Monday, May 3, 2010

Little Practical Steps While We Wait

It seems highly unlikely that an epidemic of selflessness and patriotism will suddenly break out in the ranks of our political and social elite class. This is partly because we have a culture of passive indifference on the part of the citizenry and a rapacious appetite for filthy lucre on the part of our politicians. The primary purpose of government in Nigeria would appear to be the personal enrichment of politician-contractors and the personal aggrandizement of our infantile political class. And I am not convinced that either prayers or curses alone can provide the magic formula for solving our problems. Prayers obviously didn’t work in Yugoslavia, Rwanda, Sudan, North Korea and their utility, as a sole or prominent weapon in the Nigerian context, is highly dubious to put it rather mildly.

Given the foregoing doom-laden scenario and abject prognosis, it is unsurprising that true patriots and even ordinary compatriots have become resigned to their fate, accepted our unattractive ‘destiny’, retreated into mental and physical inertia and adopted a ‘to your tents o Israel’ mentality. If this situation is not reversed, we risk giving up the struggle for our nation’s betterment, emancipation of ourselves and our very survival becomes a chance occurrence subject to the capricious whims of our bandit politicians and crooked rulers.

Methinks we are not totally helpless and I direct my appeal to those Nigerians who have had the good fortune to have an education, are able to earn a living and have the luxury of not worrying about getting the next meal. There are simple things we can do while we wait for good governance in our motherland. Here are some of those things, and this list is by no means exhaustive.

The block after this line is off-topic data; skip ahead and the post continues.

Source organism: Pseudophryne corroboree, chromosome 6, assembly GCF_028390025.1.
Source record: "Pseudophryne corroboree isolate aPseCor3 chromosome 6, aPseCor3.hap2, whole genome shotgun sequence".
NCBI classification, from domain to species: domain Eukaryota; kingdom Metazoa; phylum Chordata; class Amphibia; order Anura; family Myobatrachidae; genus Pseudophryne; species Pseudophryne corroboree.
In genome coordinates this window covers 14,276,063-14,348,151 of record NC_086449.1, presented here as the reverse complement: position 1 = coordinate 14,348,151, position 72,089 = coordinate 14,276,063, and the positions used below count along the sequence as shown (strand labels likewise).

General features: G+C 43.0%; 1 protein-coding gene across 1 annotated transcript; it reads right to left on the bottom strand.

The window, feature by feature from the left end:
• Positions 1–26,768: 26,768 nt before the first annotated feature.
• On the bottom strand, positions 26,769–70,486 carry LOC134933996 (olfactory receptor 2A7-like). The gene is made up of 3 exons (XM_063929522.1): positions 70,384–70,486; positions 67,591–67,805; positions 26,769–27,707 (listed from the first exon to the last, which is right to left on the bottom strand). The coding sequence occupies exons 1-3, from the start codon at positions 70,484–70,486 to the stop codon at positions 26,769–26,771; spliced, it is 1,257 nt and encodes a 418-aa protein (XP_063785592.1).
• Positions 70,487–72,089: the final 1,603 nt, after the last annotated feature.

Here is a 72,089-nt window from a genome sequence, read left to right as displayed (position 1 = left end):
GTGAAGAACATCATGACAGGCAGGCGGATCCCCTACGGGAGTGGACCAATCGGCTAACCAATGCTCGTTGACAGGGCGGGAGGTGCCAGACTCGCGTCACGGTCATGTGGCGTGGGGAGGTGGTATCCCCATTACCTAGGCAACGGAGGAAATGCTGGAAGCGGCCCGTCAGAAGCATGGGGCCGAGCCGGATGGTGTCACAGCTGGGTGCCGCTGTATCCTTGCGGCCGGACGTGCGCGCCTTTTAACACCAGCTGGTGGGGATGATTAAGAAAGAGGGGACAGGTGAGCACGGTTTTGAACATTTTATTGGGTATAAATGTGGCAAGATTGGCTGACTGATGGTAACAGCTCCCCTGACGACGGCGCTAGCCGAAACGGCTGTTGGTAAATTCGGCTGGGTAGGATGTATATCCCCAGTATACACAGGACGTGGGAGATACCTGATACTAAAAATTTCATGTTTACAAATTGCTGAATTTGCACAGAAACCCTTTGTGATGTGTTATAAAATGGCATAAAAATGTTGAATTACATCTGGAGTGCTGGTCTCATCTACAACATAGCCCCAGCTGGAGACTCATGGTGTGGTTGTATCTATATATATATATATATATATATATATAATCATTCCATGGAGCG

Health education: Inadequate knowledge of health issues is a major factor in generating our dismal health statistics like infant mortality and life expectancy rates. The lack of awareness of elementary health facts and misconceptions even among highly educated Nigerians is truly alarming. For example very few people outside medicine realise that ‘heart failure’ is not a synonym for ‘cardiac arrest’ and ‘food poisoning’ does not mean deliberate contamination of food by chemical poisons or juju powder. Those who know can painlessly share knowledge and can repeatedly ram these nuggets of knowledge down the throats of our family and friends. It is literally a matter of life and death.

Health promotion: Those of us who are healthcare professionals can adopt a more proactive attitude to the health of our families and friends. We can, for example ask hard questions about health and wellbeing and not simply wait until things become desperate. Practically speaking, why not offer a free health check (physical examination, blood pressure, blood sugar, haematological and biochemical profiles etc) annually to most or all members of your extended family. It surely must be cheaper than burying them prematurely later.

We can encourage our people to ask more questions from healthcare professionals when they go to hospital. For example, if your doctor says you suffer from typhoid, ask questions about his diagnosis methods and treatment suggestions. The doctor ought not to mind and I can attest to this longing for even mild curiosity from personal experience as a practising physician in Lagos. We must take control of our health and robustly discourage sloppiness and quackery in medicare.